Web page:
All of that story is bound up in the beginning of chapter 5 of Matthew. When Jesus ascends the mountain, he does so not just as another preacher, but as the one who embodies the faithfulness of Abraham, the royalty of David, the law of Moses, the promise of the Messiah and, most amazingly, the very person of God. The sermon that Jesus preaches is the ultimate sermon because he is the ultimate preacher—the messenger is the message. The Sermon on the Mount is the greatest sermon ever because it is fully embodied in the one who speaks it.

“Do not think that I have come to abolish the law or the prophets,” says Jesus. Don’t think that I have come to negate the story and the covenant that defines God’s people. No, says Jesus, “I have come not to abolish, but to fulfill.” What does it mean to fulfill the law and the prophets? The word “fulfill” here means “to bring to actuality by doing.” The way that Jesus fulfills the law, in other words, is by embodying it in his life and teaching. And he calls his disciples to do the same.

 What Jesus is preaching here is not just a philosophy, a doctrinal statement, or another set of rules to follow. Philosophies and doctrines can be debated. Rules can be put on the wall and ignored, or they can be codified and then broken down by lawyers and others seeking loopholes. The scribes were the lawyers and the Pharisees were the morality police of Jesus’ day. They knew the law and spent most of their days commenting on it, debating it, adding to it, discussing the loopholes, enforcing the letter, and telling the people where they were falling short. But Jesus says to his disciples that their righteousness, their faithfulness, must exceed that of the scribes and Pharisees, the lawyers and moralists. The righteousness of the hyper-religious is most often a self-righteousness that sees the faults of others more than the brokenness in their own lives.

What Jesus is offering here is not a list of rules, but a rule of life—not an external law code, but an internal orientation to the world, an orientation toward the kingdom of heaven.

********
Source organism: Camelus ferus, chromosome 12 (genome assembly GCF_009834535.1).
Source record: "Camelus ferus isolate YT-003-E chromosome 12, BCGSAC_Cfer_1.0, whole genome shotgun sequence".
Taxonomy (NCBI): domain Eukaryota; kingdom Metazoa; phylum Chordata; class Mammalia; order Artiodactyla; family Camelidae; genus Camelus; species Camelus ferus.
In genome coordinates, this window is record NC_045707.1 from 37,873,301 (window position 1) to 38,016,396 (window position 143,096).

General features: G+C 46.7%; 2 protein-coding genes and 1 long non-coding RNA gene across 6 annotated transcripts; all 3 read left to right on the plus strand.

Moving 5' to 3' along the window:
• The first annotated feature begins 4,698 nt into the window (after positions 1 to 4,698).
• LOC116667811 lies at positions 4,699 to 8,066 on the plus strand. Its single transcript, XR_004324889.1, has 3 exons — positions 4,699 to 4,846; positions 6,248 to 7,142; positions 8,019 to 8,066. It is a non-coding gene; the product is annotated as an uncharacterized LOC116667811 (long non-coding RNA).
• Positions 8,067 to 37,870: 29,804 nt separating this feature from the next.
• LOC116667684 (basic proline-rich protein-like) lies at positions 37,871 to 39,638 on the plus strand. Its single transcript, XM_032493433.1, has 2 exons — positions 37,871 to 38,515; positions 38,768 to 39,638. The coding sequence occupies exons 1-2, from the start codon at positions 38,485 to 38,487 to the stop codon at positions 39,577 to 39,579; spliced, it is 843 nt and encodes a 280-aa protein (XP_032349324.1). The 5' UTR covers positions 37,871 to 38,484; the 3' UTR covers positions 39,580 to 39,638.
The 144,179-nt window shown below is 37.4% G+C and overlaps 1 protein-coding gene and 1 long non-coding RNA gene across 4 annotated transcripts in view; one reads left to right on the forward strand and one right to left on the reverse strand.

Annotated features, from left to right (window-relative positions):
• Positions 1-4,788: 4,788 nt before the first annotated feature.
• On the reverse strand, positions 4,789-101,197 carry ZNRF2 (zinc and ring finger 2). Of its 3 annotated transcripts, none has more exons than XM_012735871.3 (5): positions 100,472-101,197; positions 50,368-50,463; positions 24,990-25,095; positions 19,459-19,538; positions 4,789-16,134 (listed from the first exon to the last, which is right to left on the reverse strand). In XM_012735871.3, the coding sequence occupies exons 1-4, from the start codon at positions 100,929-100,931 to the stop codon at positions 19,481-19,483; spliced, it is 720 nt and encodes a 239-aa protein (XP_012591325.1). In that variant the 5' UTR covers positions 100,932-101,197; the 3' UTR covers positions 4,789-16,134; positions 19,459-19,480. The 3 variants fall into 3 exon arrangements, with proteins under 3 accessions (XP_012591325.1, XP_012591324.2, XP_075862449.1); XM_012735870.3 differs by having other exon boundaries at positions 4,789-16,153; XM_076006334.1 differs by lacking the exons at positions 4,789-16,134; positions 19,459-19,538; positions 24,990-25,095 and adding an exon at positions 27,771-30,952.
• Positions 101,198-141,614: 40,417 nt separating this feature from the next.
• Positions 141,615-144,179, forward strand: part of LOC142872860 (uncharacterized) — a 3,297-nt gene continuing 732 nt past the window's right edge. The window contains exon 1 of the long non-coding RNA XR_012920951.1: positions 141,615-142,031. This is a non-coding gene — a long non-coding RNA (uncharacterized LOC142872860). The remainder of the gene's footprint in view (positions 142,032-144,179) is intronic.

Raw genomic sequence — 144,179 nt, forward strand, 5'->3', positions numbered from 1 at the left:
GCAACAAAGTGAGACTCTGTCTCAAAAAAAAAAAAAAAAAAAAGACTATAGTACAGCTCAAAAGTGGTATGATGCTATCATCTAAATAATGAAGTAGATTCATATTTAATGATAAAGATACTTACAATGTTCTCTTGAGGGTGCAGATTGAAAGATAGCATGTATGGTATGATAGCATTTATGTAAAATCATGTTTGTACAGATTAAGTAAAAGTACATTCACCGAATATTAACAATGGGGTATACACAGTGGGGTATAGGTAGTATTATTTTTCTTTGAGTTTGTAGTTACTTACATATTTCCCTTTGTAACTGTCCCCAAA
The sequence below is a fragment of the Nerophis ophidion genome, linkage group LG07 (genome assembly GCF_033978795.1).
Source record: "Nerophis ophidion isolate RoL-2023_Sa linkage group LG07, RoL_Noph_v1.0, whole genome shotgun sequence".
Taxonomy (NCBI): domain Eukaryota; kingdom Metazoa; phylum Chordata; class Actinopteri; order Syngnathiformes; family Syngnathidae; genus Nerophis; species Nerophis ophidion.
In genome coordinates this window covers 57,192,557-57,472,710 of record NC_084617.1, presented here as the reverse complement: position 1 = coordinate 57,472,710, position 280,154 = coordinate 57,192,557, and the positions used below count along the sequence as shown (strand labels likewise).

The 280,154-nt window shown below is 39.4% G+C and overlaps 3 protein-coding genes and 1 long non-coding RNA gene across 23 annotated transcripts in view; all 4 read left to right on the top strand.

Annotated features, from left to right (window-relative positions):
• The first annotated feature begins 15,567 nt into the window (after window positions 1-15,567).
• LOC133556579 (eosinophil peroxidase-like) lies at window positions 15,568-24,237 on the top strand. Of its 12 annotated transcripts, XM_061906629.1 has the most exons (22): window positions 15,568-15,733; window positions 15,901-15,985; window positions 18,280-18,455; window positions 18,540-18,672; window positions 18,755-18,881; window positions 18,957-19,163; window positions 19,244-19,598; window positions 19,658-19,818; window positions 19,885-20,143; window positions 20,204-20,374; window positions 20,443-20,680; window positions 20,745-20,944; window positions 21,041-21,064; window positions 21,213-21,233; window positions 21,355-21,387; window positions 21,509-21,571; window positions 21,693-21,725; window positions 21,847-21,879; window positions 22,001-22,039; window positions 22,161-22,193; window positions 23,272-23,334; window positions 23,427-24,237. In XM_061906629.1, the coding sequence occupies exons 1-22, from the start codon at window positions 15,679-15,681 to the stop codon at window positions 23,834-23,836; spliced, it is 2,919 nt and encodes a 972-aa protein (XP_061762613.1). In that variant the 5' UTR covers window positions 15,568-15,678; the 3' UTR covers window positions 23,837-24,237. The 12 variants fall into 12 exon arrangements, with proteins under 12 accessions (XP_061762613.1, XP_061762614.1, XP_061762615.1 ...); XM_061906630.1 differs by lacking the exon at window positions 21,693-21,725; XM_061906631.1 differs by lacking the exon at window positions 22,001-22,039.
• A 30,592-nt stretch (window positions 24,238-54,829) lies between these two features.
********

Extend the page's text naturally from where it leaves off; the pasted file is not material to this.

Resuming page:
Now, a word about the kingdom of heaven, or the kingdom of God (they mean essentially the same thing). We may be tempted to think that Jesus is referring here to a faraway kingdom, somewhere out there way beyond the blue. But “kingdom of heaven” or kingdom of God is a term that carries a lot of freight in the first century. Rather than referring to a distant heavenly place, it instead refers to the reign and rule of God on earth—God’s transforming mission of making all things good and new. The purpose of God’s mission is to bring heaven and earth together in such a way that it transforms both. The old “passes away” in the face of the new, and Jesus says that this is happening now. His first sermon is in 4:17 – “Repent for the kingdom of heaven has come near.” It’s here, and it’s also coming. Indeed, Jesus is announcing it and demonstrating it in his own person. The king embodies the life of the kingdom. At the end of the sermon, Matthew tells us that the crowds were “astounded” at his teaching because he taught them as one having authority, and not as their scribes—Jesus’ authority comes from living what he preaches.

The rule of life that Jesus gives his disciples is nothing less than a way of living and being citizens of the kingdom of heaven on earth, a way of living like the king himself. Jesus doesn’t get rid of the old law, as though it had no meaning. Instead, he fleshes it out. He doesn’t call his disciples to follow a list of doctrinal propositions, instead he says, “Follow me—follow me, live this way, love this way, and you will know the reality of the kingdom on earth as it is in heaven. Jesus called his disciples not only to pray for that reality, but to live it.